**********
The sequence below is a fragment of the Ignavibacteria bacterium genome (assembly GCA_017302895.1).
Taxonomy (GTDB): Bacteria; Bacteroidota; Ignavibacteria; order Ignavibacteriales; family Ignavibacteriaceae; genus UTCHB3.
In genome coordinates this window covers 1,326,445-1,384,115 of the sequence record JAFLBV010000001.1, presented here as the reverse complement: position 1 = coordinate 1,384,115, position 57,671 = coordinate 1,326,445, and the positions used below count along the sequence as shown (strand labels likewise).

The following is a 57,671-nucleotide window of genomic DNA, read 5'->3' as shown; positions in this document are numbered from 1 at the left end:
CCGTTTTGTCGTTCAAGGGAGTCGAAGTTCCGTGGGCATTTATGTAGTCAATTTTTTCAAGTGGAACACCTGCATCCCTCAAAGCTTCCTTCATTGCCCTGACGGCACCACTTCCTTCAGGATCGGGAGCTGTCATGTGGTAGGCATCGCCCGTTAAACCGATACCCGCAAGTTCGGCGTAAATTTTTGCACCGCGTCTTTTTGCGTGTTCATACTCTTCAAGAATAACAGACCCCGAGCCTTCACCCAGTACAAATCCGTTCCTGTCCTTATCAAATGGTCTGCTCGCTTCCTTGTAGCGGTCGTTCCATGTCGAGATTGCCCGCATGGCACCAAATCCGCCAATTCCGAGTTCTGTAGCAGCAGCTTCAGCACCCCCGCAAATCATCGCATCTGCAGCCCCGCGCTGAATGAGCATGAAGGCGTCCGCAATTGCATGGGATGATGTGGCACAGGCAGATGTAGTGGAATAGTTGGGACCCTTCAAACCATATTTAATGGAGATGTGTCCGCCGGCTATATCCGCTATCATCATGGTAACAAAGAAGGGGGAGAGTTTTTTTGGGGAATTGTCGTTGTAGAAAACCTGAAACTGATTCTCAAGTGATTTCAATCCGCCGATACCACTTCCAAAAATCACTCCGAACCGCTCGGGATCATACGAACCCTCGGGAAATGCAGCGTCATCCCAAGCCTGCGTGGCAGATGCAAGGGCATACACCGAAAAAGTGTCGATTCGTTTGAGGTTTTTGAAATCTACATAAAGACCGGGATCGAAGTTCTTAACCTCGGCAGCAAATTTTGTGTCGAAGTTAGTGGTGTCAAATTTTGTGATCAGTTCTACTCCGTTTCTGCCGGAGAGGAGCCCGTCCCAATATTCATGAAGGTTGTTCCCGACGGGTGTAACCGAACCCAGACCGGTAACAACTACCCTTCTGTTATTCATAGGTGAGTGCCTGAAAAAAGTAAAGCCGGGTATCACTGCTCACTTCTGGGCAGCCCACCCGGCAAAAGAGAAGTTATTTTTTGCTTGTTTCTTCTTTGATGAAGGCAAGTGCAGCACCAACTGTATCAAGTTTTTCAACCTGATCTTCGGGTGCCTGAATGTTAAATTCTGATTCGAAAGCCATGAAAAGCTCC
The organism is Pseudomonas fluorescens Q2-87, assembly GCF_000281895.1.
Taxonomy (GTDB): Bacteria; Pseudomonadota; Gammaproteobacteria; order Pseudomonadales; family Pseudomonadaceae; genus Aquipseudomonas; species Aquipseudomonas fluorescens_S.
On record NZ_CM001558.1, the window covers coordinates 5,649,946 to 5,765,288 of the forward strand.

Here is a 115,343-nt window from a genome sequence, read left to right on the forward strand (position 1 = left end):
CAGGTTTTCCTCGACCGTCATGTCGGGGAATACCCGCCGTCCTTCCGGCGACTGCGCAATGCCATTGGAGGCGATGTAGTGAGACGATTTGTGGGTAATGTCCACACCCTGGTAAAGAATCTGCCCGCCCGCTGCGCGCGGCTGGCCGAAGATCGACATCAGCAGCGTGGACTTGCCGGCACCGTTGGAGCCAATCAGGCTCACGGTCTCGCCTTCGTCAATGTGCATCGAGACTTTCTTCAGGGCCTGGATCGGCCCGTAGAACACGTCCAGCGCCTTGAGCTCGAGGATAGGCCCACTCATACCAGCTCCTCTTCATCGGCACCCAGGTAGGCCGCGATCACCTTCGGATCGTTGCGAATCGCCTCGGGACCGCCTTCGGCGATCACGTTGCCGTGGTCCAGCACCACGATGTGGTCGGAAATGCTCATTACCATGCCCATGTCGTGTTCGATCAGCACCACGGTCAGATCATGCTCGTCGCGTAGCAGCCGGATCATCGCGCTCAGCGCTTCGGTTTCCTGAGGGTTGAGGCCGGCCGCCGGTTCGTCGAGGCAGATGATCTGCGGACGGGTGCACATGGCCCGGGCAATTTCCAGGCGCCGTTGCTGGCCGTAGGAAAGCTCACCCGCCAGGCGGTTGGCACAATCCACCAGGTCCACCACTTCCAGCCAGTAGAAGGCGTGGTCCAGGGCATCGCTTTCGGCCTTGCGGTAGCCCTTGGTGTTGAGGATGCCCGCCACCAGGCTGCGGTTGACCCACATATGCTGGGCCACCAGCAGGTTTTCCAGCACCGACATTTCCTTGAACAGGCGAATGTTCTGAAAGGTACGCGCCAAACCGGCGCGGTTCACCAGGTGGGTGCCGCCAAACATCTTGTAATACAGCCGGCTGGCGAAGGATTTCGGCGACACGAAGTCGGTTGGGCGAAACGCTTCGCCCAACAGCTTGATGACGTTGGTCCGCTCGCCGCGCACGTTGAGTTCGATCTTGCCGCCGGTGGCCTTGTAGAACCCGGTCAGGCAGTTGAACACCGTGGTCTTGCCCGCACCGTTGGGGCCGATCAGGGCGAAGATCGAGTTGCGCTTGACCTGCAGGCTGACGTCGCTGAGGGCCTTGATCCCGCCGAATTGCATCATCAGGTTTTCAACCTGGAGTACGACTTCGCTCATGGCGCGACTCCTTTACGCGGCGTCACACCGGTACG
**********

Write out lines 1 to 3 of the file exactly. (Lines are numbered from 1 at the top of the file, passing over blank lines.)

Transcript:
The sequence below is a fragment of the Ignavibacteria bacterium genome (assembly GCA_017302895.1).
Taxonomy (GTDB): Bacteria; Bacteroidota; Ignavibacteria; order Ignavibacteriales; family Ignavibacteriaceae; genus UTCHB3.
In genome coordinates this window covers 1,326,445-1,384,115 of the sequence record JAFLBV010000001.1, presented here as the reverse complement: position 1 = coordinate 1,384,115, position 57,671 = coordinate 1,326,445, and the positions used below count along the sequence as shown (strand labels likewise).